Belgian Meat Office: Send more messages
Belgian Meat Office

Send more messages

Discussing the future of meat consumption (left to right): Joris Coenen (BMO), Prof. Dr. Jeroen Dewulf. (University of Ghent), Dr. Lic. Liesbet Pluym (Belpork) and Erik Lenaers (Weber Shandwick).
Discussing the future of meat consumption (left to right): Joris Coenen (BMO), Prof. Dr. Jeroen Dewulf. (University of Ghent), Dr. Lic. Liesbet Pluym (Belpork) and Erik Lenaers (Weber Shandwick).

BELGIUM, Mechelen Round Table of the Belgian Meat Office Successes for the meat industry, including reduced use of antibiotics. Communication remains a challenge.

Specialist journalists from a number of European countries meet up at the end of each August to take part in the Belgian Meat Round Table.

This year roughly 20 participants came from seven European Union countries to discuss topics such as the use of antibiotics in animal husbandry, quality assurance and communication strategies. The Belgian Meat Office (BMO) invited the biosafety and epidemiology specialist Prof. Dr. Jeroen Dewulf from the University of Ghent to Mechelen to give her views. Dr. Lic. Liesbet Pluym introduced the Belpork system and the Certus programme, while communications expert Erik Lenaers from Weber Shandwick emphasised the importance of sending clear messages. 

Prof. Dewulf believes that antibiotic resistance is a global risk to human and animal health. He also used the event, however, to clear up a number of misconceptions. For instance, there are practically no residues of antibiotics in meat, and even in cases where they are present, the concentration is so low that there is virtually no chance of any resistance. Nevertheless, resistant bacteria can sometimes be found on the surfaces of meat. "Complacency would be a very unwise policy in such cases," says the scientist. He is supporting moves both to increase slaughterhouse hygiene and to achieve further reductions in the use of antibiotics in animal husbandry.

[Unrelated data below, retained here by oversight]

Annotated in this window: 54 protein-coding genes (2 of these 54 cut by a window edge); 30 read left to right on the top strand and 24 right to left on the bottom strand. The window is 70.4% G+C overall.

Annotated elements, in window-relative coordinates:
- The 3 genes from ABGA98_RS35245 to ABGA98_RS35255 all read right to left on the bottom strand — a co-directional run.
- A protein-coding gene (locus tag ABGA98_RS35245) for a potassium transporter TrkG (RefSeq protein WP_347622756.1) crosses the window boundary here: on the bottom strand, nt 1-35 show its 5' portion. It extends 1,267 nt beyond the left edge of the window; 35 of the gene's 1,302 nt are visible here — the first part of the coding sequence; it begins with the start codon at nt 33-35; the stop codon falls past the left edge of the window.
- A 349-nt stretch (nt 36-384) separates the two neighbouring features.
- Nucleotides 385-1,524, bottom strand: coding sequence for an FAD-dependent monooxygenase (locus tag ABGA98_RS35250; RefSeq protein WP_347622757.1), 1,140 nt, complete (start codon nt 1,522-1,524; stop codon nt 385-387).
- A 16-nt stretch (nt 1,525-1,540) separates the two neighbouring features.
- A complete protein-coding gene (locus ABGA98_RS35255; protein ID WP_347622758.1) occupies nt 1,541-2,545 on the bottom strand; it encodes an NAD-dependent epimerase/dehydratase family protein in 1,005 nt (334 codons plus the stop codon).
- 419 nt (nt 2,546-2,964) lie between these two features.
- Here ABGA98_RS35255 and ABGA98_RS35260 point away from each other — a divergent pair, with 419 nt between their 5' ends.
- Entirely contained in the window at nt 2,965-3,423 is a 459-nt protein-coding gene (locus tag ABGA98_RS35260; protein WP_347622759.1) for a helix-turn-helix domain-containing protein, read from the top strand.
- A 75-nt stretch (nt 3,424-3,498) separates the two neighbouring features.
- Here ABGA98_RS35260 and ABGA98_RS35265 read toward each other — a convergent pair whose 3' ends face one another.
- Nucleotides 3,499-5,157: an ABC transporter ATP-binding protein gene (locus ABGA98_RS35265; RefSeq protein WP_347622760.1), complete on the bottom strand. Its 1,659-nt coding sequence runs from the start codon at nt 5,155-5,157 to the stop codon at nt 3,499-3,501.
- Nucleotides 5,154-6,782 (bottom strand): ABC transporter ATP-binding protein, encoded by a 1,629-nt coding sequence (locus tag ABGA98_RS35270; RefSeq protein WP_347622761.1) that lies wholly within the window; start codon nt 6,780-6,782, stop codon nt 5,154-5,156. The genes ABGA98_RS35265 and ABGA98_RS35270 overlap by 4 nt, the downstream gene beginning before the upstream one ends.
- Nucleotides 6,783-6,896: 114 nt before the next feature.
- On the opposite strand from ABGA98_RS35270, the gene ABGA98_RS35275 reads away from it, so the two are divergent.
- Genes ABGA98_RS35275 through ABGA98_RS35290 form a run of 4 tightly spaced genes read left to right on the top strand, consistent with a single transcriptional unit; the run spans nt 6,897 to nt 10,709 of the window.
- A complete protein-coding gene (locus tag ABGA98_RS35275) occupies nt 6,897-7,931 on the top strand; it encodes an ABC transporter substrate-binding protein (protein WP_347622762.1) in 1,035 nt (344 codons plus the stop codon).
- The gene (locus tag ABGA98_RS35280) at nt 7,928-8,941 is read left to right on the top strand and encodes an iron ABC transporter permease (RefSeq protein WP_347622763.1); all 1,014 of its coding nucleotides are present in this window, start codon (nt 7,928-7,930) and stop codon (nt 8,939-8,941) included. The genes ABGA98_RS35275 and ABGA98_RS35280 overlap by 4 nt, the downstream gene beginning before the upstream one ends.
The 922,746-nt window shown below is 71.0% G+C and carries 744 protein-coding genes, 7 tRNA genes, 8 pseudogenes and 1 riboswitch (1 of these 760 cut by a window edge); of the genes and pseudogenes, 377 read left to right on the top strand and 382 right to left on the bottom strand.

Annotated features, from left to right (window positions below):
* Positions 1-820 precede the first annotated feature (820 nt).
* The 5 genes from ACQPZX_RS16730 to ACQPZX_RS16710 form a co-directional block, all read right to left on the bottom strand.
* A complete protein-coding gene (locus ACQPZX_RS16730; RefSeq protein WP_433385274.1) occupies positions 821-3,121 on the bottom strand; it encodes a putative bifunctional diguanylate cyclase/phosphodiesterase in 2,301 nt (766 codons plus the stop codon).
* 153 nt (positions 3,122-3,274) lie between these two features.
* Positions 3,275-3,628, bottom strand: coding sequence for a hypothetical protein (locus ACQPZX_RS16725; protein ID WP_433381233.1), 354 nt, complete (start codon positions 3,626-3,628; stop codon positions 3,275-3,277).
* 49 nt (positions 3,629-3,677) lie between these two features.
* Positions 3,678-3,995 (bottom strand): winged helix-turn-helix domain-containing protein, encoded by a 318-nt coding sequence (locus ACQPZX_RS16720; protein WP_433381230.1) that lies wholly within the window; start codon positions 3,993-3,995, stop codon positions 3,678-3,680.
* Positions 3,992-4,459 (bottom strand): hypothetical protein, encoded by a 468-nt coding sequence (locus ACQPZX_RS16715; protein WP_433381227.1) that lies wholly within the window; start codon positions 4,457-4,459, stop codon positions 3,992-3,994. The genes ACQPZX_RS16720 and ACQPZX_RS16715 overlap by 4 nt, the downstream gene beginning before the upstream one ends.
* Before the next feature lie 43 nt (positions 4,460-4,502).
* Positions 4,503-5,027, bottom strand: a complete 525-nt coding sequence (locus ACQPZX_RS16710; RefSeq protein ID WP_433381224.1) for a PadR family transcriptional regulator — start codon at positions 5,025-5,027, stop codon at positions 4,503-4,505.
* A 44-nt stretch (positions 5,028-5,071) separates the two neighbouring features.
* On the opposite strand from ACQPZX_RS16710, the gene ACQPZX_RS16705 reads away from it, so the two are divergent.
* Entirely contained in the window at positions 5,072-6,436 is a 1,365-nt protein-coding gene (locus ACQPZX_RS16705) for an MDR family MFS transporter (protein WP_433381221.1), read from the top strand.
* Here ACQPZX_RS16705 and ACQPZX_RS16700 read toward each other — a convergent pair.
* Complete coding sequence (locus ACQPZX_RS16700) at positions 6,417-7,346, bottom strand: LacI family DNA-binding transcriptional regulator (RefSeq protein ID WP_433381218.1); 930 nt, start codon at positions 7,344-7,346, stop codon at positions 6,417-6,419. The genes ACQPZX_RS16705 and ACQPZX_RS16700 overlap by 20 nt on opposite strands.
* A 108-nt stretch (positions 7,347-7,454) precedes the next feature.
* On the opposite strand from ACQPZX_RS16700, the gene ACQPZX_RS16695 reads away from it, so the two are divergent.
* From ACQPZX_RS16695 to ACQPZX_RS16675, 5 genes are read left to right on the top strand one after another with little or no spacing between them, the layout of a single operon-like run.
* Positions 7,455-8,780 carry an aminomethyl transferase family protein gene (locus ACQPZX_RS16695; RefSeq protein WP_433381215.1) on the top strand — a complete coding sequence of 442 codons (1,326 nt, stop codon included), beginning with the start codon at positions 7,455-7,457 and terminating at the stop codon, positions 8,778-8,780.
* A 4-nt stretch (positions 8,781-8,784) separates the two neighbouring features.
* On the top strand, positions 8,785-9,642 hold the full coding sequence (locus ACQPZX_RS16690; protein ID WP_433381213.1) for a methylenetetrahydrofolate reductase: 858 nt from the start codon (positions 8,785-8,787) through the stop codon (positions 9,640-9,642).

Belpork manager Liesbet Pluym addressed the same topic. There has been a monitoring system in Belgium since 2014. It records the quantities of antibiotics administered to pigs. This "AB register" was extended to include poultry in 2017, and then to cattle last year. The aims of this are not only to gain a clearer picture of what antibiotics are being administered, but also – and above all –to reduce the quantities used. The "Vision 2020" strategy set three important goals for the industry in 2014: halving the total use of antibiotics by the end of 2020, reducing the use of "critical" antibiotics by 75 per cent by the end of 2020, and halving the use of feed with added antibiotics by the end of 2017. 

"No wonder that there is limited trust when it comes to meat," pointed out Erik Lenaers. The brand communication specialist encouraged the meat industry to emphasise just how sustainable and responsible the industry is. However, he also stressed how important it is for journalists to get this message across. "What other explanation is there for the fact that 80 per cent of media headlines are critical of meat and milk?" asked the Weber Shandwick Associate Director. He recommended entering into a dialogue with consumers about their behaviour and expectations. In Belgium, many consumers are interested in issues such as emissions, animal welfare and food safety – and expect to have their questions answered. "These are your topics. In the digital age, use the Internet and social networks to raise consumer awareness," said Lenaers, appealing to the audience.

Source:, afz - allgemeine fleischer zeitung 40/2019 / dfv media group


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